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C. Russell Christian, a poor country teacher and poet who died at the age of twenty-nine years, authored 151 poems, mostly about his native Logan County, West Virginia. This poem, titled “The Loganite,” was published as part of Mr. Christian’s Rambling Rhymes in 1888.

 

To live devoid of want and fear;

To dress in jeans when winter comes;

To labor just three months a year,

And spend the nine around our homes.

To sleep two feather beds between,

Whose oaken stead adorns the scene;

If I’ve surveyed the scenes aright,

This is to be a Loganite!

 

To shoulder up the gun at morn,

And start in quest of deer or bear;

To hunt at night through the fields of corn

To find the ‘coons and ‘possums there;

To chase the boar thru many a ‘scald’

Where long and loud the sengers called–

If I’ve surveyed the scenes aright,

This is to be a Loganite.

 

To have our friends around the door,

When Sabbath brings the welcome day;

To have no knowledge of the poor

Whom Sunday brings no Sabbath day!

To feast, and laugh, and sing, and chat

And talk of This, and hint at That–

This is the way we took delight,

When I myself a Loganite!

 

The pawpaws in the wooded dell.

The chestnuts on the mountain top;

The huckleberries, loved so well;

The various fruits–a various crop.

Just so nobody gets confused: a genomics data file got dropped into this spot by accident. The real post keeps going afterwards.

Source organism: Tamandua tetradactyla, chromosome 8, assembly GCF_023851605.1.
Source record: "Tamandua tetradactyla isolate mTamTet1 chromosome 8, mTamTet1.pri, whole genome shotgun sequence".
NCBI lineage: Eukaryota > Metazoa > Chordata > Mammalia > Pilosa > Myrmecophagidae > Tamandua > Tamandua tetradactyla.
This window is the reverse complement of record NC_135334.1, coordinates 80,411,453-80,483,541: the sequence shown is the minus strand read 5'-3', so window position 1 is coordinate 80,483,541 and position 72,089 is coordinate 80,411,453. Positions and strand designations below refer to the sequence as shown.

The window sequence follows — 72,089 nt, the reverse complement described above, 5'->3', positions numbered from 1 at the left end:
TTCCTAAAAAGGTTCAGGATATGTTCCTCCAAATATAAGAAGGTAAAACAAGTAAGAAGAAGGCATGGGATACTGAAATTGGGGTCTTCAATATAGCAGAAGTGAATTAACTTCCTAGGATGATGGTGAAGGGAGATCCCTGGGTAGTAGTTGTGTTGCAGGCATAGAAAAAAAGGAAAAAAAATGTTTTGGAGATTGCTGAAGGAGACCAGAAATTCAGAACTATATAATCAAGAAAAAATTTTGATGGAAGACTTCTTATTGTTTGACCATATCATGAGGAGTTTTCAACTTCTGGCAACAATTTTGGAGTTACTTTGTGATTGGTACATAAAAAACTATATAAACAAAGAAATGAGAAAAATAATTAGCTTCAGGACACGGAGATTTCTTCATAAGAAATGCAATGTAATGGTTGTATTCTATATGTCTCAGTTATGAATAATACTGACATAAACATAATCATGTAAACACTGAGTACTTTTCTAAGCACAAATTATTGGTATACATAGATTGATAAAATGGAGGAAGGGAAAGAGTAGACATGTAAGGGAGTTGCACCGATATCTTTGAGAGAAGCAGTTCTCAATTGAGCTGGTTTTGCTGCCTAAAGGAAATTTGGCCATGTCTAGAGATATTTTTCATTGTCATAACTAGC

This land is rich in nature’s store,

And fruits that nature always bore,

And all who will, may share the sights.

Presented to the Loganites.

 

I know there are impressions made

Against the genius of this land;

The homely manners, oft arrayed,

Speak-horror to the great and grand;

But Logan lives at home, the same,

Unmindful of the voice of Fame,

And shares her pleasures and delights,

With her own sons–the Loganites!

 

The day will come, nor far remote,

When palaces shall take the place

Of hovels that offend the sight,

And lend a proverb to the race;

A glorious future now appears.

The fruit of all our hopes and fears;

And prophecy reveals the sight

Of many a cultured Loganite!

 

And thou, Guyan! — clear, placid stream,

When future Bards thy beauties sing,

O let them think, as in a dream,

My humble Muse there tried her wing!

I ask no glory but to stand,

In memory of my native land,

And be, when Logan’s name is bright,

Remembered as a Loganite!

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